nolesrule According to the "Prioritizing investments" on the bogleheads site, I would contribute up to my employer match first (got it) and #2 and #3 do not apply to me (high interest debt or HSA).

      Then it recommends (#4) Contributing to IRA, traditional or Roth spending on circumstance and (#5) Contributing remainder to employer work-based program and then on to #6 and #7.

      This is essentially my question, focusing on #4 and #5. What I am wondering is why I just wanted do #5 (remainder of employer-based plan) before #4???  What is the benefit of only contributing to work-based plan up to the match and then moving on to an IRA, then to return back to the employer-based plan?

      Our employer based plan is with Vanguard and I have it directed to VTSAX and VBTLX, and just didn't know the benefit of contributing to a personal IRA when I will rarely be able to max it the employer based one? 

      Sorry ahead of time if I am asking a question that doesn't make sense or is missing an obvious point, I am a newbie to all of this!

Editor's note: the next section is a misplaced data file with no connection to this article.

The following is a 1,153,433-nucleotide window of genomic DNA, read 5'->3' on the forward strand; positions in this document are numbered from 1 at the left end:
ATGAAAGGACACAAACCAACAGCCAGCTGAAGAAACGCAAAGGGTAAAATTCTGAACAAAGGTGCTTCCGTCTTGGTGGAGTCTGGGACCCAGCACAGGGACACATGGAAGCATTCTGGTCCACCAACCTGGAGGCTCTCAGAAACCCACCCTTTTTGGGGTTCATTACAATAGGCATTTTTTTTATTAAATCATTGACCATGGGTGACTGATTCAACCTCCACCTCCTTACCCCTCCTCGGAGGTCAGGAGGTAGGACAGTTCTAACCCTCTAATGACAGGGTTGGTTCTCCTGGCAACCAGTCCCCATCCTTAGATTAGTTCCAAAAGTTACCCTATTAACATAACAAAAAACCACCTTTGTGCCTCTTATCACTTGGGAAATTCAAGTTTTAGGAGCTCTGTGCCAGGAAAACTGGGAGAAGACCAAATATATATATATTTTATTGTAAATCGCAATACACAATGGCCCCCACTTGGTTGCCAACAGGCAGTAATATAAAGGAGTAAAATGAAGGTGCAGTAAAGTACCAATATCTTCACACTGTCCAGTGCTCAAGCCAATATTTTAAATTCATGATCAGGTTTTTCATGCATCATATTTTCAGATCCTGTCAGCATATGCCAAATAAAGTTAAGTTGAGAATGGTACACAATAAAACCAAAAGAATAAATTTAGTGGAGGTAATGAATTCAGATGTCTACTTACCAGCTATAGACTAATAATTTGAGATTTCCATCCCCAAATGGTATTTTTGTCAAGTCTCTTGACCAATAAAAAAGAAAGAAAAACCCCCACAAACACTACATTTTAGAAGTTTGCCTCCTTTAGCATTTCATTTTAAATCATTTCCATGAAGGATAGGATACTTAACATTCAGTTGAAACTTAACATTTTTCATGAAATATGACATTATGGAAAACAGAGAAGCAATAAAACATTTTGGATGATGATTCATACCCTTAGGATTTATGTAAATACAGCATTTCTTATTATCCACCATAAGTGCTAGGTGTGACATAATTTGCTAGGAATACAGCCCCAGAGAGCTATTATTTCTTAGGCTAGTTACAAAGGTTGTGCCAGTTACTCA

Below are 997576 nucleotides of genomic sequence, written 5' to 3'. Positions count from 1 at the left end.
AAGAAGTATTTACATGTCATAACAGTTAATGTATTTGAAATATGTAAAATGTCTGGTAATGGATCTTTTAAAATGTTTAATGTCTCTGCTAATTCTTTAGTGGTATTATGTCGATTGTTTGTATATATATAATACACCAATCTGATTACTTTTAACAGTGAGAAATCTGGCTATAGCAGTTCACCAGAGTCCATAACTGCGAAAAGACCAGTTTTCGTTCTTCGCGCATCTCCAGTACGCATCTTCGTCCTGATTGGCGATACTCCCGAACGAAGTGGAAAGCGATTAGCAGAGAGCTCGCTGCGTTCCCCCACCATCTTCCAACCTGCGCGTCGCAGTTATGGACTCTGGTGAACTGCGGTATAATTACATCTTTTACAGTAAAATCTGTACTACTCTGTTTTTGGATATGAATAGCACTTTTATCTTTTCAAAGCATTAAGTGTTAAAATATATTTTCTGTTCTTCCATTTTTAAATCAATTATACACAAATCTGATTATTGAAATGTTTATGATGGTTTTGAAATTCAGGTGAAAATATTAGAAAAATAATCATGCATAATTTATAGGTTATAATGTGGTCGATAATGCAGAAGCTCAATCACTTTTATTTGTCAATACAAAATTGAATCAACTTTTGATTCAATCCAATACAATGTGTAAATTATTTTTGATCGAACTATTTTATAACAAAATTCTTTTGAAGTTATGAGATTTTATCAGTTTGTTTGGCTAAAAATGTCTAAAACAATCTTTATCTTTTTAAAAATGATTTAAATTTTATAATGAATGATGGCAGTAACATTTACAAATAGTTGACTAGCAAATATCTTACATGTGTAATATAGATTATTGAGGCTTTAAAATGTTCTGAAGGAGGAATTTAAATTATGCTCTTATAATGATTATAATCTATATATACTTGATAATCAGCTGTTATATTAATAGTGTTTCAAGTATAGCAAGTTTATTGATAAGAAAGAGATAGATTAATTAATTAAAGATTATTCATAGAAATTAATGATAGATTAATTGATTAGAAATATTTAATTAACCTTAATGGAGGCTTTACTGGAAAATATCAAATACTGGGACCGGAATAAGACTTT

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      • nolesrule
      • YNAB4 Evangelist
      • nolesrule
      • 1 yr ago
      • 1
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      canman So, generally a workplace retirement plan has limited investment options that aren't always the best choices and may have higher expenses. If you are paying a percentage of balance management fee in your 403b or there are add-on expenses on the investments above the standard expense ratio for the fund that will take a bite out of your returns, then the IRA would be less expensive, even for the same investment options.

      If, on the other hand, your 403b has no add-on percentage expenses and the ERs for the funds are the standard ones, then it doesn't matter if you go IRA vs. 403b.

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      • canman
      • canman
      • 1 yr ago
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      nolesrule That's what I needed! I will do some homework to see if there are additional fees, etc. with Vanguard through my work. What is fantastic is that we are allowed the Admiral Shares and their cheaper expenses  without having the initial $10K contribution.

      I also suppose that having an IRA is also good for any money that we wanted to put into retirement that didn't come through our work, i.e. side hustle, etc.